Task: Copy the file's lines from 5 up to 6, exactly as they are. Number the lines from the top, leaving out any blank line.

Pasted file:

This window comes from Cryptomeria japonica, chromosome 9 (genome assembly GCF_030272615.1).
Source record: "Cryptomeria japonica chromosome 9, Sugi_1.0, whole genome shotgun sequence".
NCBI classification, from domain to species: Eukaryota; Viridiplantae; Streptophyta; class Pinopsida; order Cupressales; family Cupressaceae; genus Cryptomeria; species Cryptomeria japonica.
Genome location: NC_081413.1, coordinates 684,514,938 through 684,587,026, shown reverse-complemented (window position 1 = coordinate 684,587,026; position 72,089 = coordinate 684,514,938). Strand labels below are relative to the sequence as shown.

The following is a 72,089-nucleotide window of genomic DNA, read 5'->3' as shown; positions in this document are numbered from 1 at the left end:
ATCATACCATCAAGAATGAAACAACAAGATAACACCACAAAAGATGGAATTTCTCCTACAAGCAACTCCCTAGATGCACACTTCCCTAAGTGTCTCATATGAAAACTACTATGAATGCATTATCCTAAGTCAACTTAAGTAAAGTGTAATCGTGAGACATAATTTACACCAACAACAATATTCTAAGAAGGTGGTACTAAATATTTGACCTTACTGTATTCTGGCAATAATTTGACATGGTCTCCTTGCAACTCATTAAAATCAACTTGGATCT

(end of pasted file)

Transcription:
The following is a 72,089-nucleotide window of genomic DNA, read 5'->3' as shown; positions in this document are numbered from 1 at the left end:
ATCATACCATCAAGAATGAAACAACAAGATAACACCACAAAAGATGGAATTTCTCCTACAAGCAACTCCCTAGATGCACACTTCCCTAAGTGTCTCATATGAAAACTACTATGAATGCATTATCCTAAGTCAACTTAAGTAAAGTGTAATCGTGAGACATAATTTACACCAACAACAATATTCTAAGAAGGTGGTACTAAATATTTGACCTTACTGTATTCTGGCAATAATTTGACATGGTCTCCTTGCAACTCATTAAAATCAACTTGGATCT